In the movies, childbirth always looks the same: medical and frantic. Whether it’s “Knocked Up” or “Nine Months”, the mother-to-be is in a hospital, on her back, hooked up to IVs, and screaming her head off.
What if birth doesn’t have to be the way Hollywood portrays it?
If you knew of other options, would you choose them?
For my Honors project, I did clinical rotations at a county hospital maternity ward and a midwife clinic. My goal was to compare and contrast perinatal care in each setting. Each approaches birth from different perspectives but they have the same goal: healthy mothers and healthy babies.
Both the county hospital and the clinic met the criteria for Level 1 providers per the American Academy of Pediatrics and the American College of Obstetricians and Gynecologists. This means they have equal ability to provide newborn resuscitation, evaluate and provide postnatal care to stable newborns, care for stable newborns born at 35-37 weeks’ gestation, stabilize newborns who are ill, and stabilize those born before 35 weeks until transfer to a higher level of care.
Families planning to give birth at the county hospital are frequently given the expectation that medical interventions (which are not always medically necessary) will happen upon arrival: IV fluids, continual fetal heart monitoring, epidurals, and oxytocin or other drugs to induce or speed up labor. While these interventions can make birth less painful, each adds a cumulative 1 in 20 chance that the birth will wind up in an unplanned Cesarean (C-section) birth according to the academic journal Birth: Issues in Perinatal Care. At the county hospital, the rate of Cesarean births was 38.3% in 2014, according to http://CesareanRates.com, which uses data from the Iowa Department of Public Health. The World Health Organization recommends a rate of 10-15% per year.
“Recovery time for a C-section is several days longer with a lot more pain than a vaginal delivery. If you can avoid it, do” said DMACC nursing student Lindsay Jacobs, CNA. She is a mother of 4 who had 2 vaginal births followed by 2 medically necessary Cesareans.
While natural birth is an option at the county hospital, and aids including a jacuzzi, birth ball, nature sounds, and guided imagery are available, staff told me that patients must specifically request them before natural interventions are deployed.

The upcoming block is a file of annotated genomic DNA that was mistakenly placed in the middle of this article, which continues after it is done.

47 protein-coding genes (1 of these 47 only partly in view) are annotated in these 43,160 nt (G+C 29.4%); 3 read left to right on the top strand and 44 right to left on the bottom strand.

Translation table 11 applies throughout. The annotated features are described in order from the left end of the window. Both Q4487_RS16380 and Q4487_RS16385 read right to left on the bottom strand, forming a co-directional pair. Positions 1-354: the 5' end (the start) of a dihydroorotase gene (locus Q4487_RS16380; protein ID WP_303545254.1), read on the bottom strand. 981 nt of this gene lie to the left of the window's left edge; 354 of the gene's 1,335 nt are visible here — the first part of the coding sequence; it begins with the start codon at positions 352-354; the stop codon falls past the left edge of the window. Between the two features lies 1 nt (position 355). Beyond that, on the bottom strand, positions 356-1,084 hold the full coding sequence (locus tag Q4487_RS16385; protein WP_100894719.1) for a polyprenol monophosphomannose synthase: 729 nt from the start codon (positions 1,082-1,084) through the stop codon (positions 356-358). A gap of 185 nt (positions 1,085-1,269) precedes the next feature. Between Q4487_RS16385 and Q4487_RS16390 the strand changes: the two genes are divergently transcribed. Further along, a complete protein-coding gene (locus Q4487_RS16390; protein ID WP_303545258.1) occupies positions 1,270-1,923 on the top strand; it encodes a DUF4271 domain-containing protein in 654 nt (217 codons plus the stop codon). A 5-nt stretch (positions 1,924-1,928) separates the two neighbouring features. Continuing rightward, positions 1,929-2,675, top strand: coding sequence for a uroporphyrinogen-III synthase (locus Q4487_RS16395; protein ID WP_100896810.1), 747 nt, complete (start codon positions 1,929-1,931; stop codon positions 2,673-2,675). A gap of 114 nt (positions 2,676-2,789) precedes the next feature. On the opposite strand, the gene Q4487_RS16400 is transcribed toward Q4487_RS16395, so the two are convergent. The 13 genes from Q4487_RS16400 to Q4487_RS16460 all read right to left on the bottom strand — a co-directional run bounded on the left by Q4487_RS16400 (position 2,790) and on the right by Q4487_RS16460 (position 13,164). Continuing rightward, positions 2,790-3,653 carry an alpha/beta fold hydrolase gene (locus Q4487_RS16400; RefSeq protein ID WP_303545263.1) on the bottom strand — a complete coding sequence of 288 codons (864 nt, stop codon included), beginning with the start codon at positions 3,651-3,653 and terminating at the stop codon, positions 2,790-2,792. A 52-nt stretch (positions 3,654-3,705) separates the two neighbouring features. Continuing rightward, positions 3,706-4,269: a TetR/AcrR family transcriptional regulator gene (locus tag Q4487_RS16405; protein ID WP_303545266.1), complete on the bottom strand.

In contrast to the hospital approach stands the midwife clinic in Des Moines. Midwives are registered nurses who obtain a master’s degree for advanced practice and a certificate to attend birth in place of a physician. Midwives’ approach to birth is to work with nature and how the mother’s body works, meaning that the medical interventions listed above are last resorts, and natural methods are first. These methods include massage, food, walking, tub-birth, relaxation, alternate positioning, and letting the labor unfold at its own rate. As a result, the midwife center I visited had a Cesarean rate of 5.6% in 2015.
“Women have been giving birth for millions of years before anyone knew what Oxytocin was,” midwife Rebecca Schleuger-Valadao, ARNP, CNM told me. “Some situations do require medical interventions and that’s fine, but we don’t need to start from the place of assuming that all of those interventions are good and necessary. You can have a joyous, safe, and natural birth.” As back-up for that fraction of patients who did require medical interventions, each of the midwives at that clinic has admitting rights to Broadlawns Hospital in Des Moines.
Ultimately, my project found that a mother’s goals will determine the best match for her. For low-risk mothers who desire a natural childbirth with few or no medical interventions, the midwife clinic would best meet those needs. For mothers who have low to moderately high risk, are tolerant of or desire medical interventions, and feel most comfortable giving birth in the same building as an operating room, the county hospital would be a better fit. In either location, staff are highly motivated to secure the best outcome for their patients.
So if you are planning to have a child and want to look beyond the Hollywood version, it pays to know there are other options.
Liz Rohret lives with 2 housemates and 2 cats in a big yellow house in Boone, where she occasionally sleeps in between working full time and going to nursing school full time. After teaching junior high science in Kansas and then working for the Iowa DNR, she fell in love with healthcare and plans to become a nurse practitioner.